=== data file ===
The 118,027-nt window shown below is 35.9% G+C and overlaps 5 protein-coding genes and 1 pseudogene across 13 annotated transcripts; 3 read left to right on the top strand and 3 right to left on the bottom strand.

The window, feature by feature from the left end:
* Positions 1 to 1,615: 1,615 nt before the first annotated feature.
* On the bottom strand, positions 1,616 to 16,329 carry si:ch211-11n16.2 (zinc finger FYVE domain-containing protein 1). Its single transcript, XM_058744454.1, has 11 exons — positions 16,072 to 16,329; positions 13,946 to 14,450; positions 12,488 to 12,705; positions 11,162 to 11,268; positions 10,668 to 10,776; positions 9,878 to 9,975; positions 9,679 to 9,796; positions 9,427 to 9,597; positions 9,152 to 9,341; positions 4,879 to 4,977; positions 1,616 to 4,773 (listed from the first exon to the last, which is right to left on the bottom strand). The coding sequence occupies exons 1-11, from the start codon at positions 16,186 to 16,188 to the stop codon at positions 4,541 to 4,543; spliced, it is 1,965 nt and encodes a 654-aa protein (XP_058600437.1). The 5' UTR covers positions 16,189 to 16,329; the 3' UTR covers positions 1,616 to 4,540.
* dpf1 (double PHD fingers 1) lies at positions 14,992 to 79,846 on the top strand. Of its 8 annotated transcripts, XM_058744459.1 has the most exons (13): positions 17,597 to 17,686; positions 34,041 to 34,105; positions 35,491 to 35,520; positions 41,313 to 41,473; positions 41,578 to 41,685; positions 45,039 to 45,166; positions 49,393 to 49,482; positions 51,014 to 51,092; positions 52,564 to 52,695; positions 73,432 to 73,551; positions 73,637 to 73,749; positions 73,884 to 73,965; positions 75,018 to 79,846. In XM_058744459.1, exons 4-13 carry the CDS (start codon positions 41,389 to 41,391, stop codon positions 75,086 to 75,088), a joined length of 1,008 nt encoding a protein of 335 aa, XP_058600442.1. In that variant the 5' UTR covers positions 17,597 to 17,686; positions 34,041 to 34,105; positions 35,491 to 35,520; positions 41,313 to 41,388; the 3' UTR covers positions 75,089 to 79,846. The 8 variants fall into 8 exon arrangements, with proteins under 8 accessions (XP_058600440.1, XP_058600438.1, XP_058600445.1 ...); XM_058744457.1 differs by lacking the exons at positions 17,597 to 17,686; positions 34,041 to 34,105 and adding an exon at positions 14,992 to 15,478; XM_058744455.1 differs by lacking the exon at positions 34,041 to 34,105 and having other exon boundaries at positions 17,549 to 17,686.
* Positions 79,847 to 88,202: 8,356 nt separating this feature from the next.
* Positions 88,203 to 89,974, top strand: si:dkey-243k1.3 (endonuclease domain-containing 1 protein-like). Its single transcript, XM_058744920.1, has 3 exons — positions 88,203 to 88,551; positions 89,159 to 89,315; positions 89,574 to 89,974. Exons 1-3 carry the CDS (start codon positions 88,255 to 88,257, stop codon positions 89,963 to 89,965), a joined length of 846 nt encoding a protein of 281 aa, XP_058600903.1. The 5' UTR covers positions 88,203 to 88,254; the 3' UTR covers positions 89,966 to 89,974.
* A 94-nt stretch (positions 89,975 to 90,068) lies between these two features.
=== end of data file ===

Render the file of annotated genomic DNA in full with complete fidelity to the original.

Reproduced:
The 118,027-nt window shown below is 35.9% G+C and overlaps 5 protein-coding genes and 1 pseudogene across 13 annotated transcripts; 3 read left to right on the top strand and 3 right to left on the bottom strand.

The window, feature by feature from the left end:
* Positions 1 to 1,615: 1,615 nt before the first annotated feature.
* On the bottom strand, positions 1,616 to 16,329 carry si:ch211-11n16.2 (zinc finger FYVE domain-containing protein 1). Its single transcript, XM_058744454.1, has 11 exons — positions 16,072 to 16,329; positions 13,946 to 14,450; positions 12,488 to 12,705; positions 11,162 to 11,268; positions 10,668 to 10,776; positions 9,878 to 9,975; positions 9,679 to 9,796; positions 9,427 to 9,597; positions 9,152 to 9,341; positions 4,879 to 4,977; positions 1,616 to 4,773 (listed from the first exon to the last, which is right to left on the bottom strand). The coding sequence occupies exons 1-11, from the start codon at positions 16,186 to 16,188 to the stop codon at positions 4,541 to 4,543; spliced, it is 1,965 nt and encodes a 654-aa protein (XP_058600437.1). The 5' UTR covers positions 16,189 to 16,329; the 3' UTR covers positions 1,616 to 4,540.
* dpf1 (double PHD fingers 1) lies at positions 14,992 to 79,846 on the top strand. Of its 8 annotated transcripts, XM_058744459.1 has the most exons (13): positions 17,597 to 17,686; positions 34,041 to 34,105; positions 35,491 to 35,520; positions 41,313 to 41,473; positions 41,578 to 41,685; positions 45,039 to 45,166; positions 49,393 to 49,482; positions 51,014 to 51,092; positions 52,564 to 52,695; positions 73,432 to 73,551; positions 73,637 to 73,749; positions 73,884 to 73,965; positions 75,018 to 79,846. In XM_058744459.1, exons 4-13 carry the CDS (start codon positions 41,389 to 41,391, stop codon positions 75,086 to 75,088), a joined length of 1,008 nt encoding a protein of 335 aa, XP_058600442.1. In that variant the 5' UTR covers positions 17,597 to 17,686; positions 34,041 to 34,105; positions 35,491 to 35,520; positions 41,313 to 41,388; the 3' UTR covers positions 75,089 to 79,846. The 8 variants fall into 8 exon arrangements, with proteins under 8 accessions (XP_058600440.1, XP_058600438.1, XP_058600445.1 ...); XM_058744457.1 differs by lacking the exons at positions 17,597 to 17,686; positions 34,041 to 34,105 and adding an exon at positions 14,992 to 15,478; XM_058744455.1 differs by lacking the exon at positions 34,041 to 34,105 and having other exon boundaries at positions 17,549 to 17,686.
* Positions 79,847 to 88,202: 8,356 nt separating this feature from the next.
* Positions 88,203 to 89,974, top strand: si:dkey-243k1.3 (endonuclease domain-containing 1 protein-like). Its single transcript, XM_058744920.1, has 3 exons — positions 88,203 to 88,551; positions 89,159 to 89,315; positions 89,574 to 89,974. Exons 1-3 carry the CDS (start codon positions 88,255 to 88,257, stop codon positions 89,963 to 89,965), a joined length of 846 nt encoding a protein of 281 aa, XP_058600903.1. The 5' UTR covers positions 88,203 to 88,254; the 3' UTR covers positions 89,966 to 89,974.
* A 94-nt stretch (positions 89,975 to 90,068) lies between these two features.